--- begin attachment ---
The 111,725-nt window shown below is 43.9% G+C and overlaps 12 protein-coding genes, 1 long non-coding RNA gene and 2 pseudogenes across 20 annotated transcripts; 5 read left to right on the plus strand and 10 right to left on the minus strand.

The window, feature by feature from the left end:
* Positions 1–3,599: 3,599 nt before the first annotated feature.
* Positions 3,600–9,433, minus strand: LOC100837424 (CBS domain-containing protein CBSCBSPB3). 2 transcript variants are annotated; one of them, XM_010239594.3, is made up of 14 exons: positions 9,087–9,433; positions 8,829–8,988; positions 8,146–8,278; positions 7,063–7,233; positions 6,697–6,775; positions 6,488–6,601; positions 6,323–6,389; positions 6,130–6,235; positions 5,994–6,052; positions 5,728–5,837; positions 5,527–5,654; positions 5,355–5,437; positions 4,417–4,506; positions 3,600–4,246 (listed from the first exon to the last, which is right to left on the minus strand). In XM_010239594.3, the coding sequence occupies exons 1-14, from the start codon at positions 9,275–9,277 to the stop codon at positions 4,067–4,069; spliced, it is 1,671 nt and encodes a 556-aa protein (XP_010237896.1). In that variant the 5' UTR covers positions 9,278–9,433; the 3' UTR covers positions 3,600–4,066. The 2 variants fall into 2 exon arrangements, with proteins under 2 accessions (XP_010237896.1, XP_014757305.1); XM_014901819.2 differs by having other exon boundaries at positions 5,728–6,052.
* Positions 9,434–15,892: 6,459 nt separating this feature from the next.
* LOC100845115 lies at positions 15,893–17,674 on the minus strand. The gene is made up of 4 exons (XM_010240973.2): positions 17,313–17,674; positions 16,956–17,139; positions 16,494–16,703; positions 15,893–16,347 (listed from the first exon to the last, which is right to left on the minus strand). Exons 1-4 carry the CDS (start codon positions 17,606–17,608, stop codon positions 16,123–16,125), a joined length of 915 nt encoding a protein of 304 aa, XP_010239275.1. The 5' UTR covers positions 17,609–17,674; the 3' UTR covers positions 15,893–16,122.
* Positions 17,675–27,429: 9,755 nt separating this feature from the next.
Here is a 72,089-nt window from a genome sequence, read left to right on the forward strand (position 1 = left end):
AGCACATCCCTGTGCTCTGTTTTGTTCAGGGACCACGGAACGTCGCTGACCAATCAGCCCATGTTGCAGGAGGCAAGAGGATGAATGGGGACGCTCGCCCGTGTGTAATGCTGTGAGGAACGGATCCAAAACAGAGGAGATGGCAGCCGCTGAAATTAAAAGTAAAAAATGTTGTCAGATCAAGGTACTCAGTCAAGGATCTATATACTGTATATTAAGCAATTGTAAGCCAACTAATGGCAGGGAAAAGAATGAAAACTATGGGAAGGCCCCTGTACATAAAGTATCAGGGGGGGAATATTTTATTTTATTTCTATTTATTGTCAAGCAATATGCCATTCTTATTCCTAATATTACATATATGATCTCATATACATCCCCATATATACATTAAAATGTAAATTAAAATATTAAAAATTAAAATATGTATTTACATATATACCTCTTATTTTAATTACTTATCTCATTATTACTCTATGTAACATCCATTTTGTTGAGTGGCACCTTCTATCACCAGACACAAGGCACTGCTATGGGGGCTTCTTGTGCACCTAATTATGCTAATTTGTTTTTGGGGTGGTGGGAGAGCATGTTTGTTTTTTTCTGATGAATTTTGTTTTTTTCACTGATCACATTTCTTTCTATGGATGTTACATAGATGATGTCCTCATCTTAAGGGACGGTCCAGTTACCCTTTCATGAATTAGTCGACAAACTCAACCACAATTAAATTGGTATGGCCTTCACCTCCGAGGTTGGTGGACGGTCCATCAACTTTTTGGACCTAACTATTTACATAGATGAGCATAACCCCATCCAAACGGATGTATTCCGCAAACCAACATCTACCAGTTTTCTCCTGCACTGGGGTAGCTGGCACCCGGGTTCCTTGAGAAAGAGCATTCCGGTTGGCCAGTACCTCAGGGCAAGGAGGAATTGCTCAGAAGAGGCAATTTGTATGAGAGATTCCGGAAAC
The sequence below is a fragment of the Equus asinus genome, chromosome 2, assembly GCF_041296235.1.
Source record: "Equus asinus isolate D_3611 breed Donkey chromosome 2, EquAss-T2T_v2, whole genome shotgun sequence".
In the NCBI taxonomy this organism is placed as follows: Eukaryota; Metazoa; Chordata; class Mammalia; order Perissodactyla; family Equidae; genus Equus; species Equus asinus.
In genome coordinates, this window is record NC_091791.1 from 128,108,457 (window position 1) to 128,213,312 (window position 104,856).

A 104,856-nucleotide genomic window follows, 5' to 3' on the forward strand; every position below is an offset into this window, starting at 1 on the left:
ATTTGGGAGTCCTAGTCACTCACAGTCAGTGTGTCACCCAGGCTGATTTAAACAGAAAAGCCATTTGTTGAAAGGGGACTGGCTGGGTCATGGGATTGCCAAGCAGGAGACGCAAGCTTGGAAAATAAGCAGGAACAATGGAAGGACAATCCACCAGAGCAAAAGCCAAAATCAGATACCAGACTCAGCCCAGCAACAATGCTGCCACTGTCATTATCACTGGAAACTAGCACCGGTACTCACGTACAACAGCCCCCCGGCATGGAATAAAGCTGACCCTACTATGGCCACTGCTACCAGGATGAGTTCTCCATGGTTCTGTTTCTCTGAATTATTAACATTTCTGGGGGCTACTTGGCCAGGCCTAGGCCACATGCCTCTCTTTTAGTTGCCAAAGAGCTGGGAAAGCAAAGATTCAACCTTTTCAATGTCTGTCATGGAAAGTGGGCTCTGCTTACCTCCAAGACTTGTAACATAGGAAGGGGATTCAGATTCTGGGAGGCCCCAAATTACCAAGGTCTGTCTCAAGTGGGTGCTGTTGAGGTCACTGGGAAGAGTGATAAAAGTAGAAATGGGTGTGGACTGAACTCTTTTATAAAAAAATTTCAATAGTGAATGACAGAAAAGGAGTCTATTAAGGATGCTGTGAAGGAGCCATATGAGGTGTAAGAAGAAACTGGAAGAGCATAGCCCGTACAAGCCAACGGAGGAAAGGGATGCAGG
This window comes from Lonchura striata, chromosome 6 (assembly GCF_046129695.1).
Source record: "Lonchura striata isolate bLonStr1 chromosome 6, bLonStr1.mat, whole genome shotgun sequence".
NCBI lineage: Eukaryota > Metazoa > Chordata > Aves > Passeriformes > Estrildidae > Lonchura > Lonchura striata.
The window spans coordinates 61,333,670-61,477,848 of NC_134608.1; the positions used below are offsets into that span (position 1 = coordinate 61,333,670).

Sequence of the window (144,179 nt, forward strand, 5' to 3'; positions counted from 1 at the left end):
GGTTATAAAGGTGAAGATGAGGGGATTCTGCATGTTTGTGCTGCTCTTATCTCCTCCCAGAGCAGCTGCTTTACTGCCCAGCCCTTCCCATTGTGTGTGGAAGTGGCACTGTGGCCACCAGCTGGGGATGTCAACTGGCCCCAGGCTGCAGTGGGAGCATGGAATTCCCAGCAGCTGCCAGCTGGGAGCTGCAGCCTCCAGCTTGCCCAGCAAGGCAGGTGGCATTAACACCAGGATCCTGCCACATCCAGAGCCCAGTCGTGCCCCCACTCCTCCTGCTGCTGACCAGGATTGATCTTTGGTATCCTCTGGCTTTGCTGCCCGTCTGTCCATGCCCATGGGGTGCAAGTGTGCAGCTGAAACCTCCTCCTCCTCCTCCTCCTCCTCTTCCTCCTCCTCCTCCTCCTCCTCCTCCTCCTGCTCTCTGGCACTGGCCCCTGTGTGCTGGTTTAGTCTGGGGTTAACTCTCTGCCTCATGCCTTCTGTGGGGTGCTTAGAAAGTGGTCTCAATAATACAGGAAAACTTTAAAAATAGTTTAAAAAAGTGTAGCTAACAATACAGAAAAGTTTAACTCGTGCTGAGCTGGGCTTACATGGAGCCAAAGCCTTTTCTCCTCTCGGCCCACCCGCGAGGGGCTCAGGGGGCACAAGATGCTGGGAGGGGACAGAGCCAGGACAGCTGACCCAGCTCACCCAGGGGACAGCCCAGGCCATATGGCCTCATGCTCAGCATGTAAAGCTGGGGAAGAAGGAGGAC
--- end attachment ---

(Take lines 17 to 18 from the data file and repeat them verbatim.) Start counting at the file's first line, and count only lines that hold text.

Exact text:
Source record: "Lonchura striata isolate bLonStr1 chromosome 6, bLonStr1.mat, whole genome shotgun sequence".
NCBI lineage: Eukaryota > Metazoa > Chordata > Aves > Passeriformes > Estrildidae > Lonchura > Lonchura striata.